Years ago, at the end of my freshman year of college, one of my best friends and I had an idea. At my school, we have what the school calls “Finish Strong Week,” and what the students refer to as “Hell Week.” This is the week before finals, when everything seems to come crashing down on us. We decided to find a way to try and brighten up the students’ week. We bought a pack of colorful sticky notes, sat down at her kitchen table, and wrote inspirational, fun messages. We wrote things like, “You got this!” “You’re almost there!” and “Don’t give up!” We probably wrote about 100 sticky notes, gathered them up, and headed to campus on the Sunday before Hell Week, right before it closed. We snuck through the empty halls and plastered the walls with our sticky notes. We hit every building, and even most of the bathrooms, posting sticky notes in every hallway. No one knew what we were doing, and no one saw us in the act. We left campus that night eager to hear what people would be saying about our little idea.
The next day, feedback poured in in many different ways. While some of our friends made snide comments about the whole thing being stupid, most people loved it. There were Facebook statuses saying the sticky notes had made their day, posts on an anonymous platform thanking whoever had done it, it was even discussed in two of my classes by students and professors. Everyone seemed to be talking about it, but no one knew who had done it. Despite this fact, everyone seemed to be having a better day because of what we had done.
Throughout the week, most of the sticky notes disappeared. While I’m sure most of them fell down and were thrown away, I like to think some of them were kept by students who were grateful for our small act of kindness.
I’m currently at the end of Hell Week, but this time as a senior about to graduate, so why do I bring this up now? Why wait for three years to pass, when everyone has long forgotten that day, to come clean and admit I was one of the culprits? A few days ago, I felt so unbelievably stressed, I made myself sick. I felt about ready to break after days of late nights, presentation preparation, and frantic typing. After an especially long day, I dashed to the bathroom during my ten-minute break between classes. I was exhausted, but I still had a huge presentation to give and a class for my job to go to that night, and I felt as though I was starting to crack.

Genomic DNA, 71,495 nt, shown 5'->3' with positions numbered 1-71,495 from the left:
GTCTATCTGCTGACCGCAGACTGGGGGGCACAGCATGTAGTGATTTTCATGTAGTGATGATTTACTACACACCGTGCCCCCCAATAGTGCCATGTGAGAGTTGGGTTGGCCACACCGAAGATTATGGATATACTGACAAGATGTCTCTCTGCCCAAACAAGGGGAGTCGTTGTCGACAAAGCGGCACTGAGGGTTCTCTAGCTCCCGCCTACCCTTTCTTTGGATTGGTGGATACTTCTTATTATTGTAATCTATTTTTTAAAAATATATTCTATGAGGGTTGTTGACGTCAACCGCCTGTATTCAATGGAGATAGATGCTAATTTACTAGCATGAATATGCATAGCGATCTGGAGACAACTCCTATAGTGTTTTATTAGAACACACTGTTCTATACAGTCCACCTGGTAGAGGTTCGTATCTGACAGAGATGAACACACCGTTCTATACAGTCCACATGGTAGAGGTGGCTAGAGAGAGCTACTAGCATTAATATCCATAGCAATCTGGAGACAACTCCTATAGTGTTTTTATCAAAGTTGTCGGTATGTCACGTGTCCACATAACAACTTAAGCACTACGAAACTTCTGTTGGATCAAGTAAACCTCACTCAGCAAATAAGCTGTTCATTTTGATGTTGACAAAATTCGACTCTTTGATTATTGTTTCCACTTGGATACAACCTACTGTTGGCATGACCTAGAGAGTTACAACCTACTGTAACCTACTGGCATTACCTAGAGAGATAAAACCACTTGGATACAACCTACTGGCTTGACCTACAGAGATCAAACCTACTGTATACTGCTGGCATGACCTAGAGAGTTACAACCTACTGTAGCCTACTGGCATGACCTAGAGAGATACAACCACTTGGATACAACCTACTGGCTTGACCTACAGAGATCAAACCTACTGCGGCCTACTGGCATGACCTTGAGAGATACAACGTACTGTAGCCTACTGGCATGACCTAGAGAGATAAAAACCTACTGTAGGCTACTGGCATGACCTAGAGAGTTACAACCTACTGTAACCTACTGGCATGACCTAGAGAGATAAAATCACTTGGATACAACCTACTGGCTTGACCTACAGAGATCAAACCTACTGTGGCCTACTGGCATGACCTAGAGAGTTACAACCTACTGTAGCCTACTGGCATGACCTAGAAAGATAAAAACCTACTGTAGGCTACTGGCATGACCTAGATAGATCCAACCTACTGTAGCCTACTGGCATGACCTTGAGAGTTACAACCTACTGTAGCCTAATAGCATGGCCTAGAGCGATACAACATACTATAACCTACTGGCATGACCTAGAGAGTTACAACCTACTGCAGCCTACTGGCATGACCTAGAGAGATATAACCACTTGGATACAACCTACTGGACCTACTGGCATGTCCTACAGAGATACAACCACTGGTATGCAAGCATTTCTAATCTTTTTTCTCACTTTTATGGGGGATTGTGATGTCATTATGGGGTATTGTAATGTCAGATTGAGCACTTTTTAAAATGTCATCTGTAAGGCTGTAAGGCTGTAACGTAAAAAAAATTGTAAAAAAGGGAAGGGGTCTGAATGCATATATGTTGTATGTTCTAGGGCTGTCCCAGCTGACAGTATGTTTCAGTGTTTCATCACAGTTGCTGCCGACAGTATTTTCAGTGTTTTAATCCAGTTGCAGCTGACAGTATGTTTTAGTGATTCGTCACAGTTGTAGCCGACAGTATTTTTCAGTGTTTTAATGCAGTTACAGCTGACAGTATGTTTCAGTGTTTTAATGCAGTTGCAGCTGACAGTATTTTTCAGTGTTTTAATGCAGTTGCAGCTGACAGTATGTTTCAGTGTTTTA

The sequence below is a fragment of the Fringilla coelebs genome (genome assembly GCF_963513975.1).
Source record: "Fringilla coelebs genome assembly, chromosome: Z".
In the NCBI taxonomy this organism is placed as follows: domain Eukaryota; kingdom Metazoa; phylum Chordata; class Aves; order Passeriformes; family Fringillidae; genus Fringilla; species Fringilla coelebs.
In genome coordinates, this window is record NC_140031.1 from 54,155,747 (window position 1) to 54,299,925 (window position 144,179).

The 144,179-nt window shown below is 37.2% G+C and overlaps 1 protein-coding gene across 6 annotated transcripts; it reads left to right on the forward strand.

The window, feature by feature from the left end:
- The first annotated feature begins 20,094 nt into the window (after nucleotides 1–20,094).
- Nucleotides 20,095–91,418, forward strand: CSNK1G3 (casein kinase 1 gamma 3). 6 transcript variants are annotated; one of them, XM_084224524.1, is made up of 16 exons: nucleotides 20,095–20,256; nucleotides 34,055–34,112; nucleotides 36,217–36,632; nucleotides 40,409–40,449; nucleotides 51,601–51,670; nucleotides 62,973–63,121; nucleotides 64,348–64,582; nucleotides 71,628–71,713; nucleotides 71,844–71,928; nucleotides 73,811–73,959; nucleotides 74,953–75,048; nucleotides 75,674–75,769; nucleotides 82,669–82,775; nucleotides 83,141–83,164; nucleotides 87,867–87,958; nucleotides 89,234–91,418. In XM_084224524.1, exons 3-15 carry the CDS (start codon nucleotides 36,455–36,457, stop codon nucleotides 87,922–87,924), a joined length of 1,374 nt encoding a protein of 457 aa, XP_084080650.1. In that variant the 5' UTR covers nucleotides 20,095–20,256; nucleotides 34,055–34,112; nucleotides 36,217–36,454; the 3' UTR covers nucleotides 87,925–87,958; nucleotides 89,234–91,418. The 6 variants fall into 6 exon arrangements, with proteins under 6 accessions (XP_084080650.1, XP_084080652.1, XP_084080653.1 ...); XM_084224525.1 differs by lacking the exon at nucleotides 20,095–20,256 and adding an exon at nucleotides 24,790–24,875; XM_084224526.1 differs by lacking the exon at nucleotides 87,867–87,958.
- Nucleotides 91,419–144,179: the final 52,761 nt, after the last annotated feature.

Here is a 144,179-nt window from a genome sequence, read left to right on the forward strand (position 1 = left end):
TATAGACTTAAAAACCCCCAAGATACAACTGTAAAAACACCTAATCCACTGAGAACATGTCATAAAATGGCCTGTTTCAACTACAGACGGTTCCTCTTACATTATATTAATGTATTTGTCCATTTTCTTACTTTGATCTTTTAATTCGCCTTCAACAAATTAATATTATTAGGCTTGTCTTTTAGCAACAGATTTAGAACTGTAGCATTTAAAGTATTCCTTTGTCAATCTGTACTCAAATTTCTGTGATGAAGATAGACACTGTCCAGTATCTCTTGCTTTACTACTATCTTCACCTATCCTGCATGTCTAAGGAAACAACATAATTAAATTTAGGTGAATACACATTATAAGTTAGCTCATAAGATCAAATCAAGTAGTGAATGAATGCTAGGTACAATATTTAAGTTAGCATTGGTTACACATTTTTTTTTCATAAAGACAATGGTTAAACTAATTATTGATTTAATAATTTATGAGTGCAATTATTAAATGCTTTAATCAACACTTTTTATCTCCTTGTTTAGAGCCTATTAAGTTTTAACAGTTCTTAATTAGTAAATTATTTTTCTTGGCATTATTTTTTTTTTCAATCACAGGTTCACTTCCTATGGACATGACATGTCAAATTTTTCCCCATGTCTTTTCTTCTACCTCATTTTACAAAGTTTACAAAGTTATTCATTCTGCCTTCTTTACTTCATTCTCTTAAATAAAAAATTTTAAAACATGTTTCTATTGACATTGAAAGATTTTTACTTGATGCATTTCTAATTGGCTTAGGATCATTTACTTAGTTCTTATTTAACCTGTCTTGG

Standing at the sink, trying to gather my scattered thoughts, I saw it. It was hanging on the wall between the two mirrors. A yellow sticky note. It read, “You are bee-autiful!” It made me smile, and even get a little misty eyed as I thought back on that day all those years ago. I thought about how much I needed that simple message in that pivotal moment of doubt. I started remembering how in the past few years, I’ve seen a few motivational sticky notes pop up around this time of year. This is something, to the best of my knowledge, that hadn’t happened before. I wondered how many people felt just like me when they a saw a sticky note, reminding them of who they were and what they were doing. How many people had their day made all those years ago? How many people saw one when they needed it most? How many people felt a million times better because of a simple message written on a little sticky note?
That’s the thing about true kindness. It doesn’t need recognition or credit. It doesn’t have to be a huge, world shifting act. It doesn’t need to be life changing. It can be as simple as a compliment to a stranger, chatting with the tired worker while you order your food, or a simple message on a sticky note. Simple acts of kindness matter to the people who need it, so give it away as much as you can. It doesn’t cost a thing to be kind to others. I’ll keep working on my end to be kind. I hope you do the same.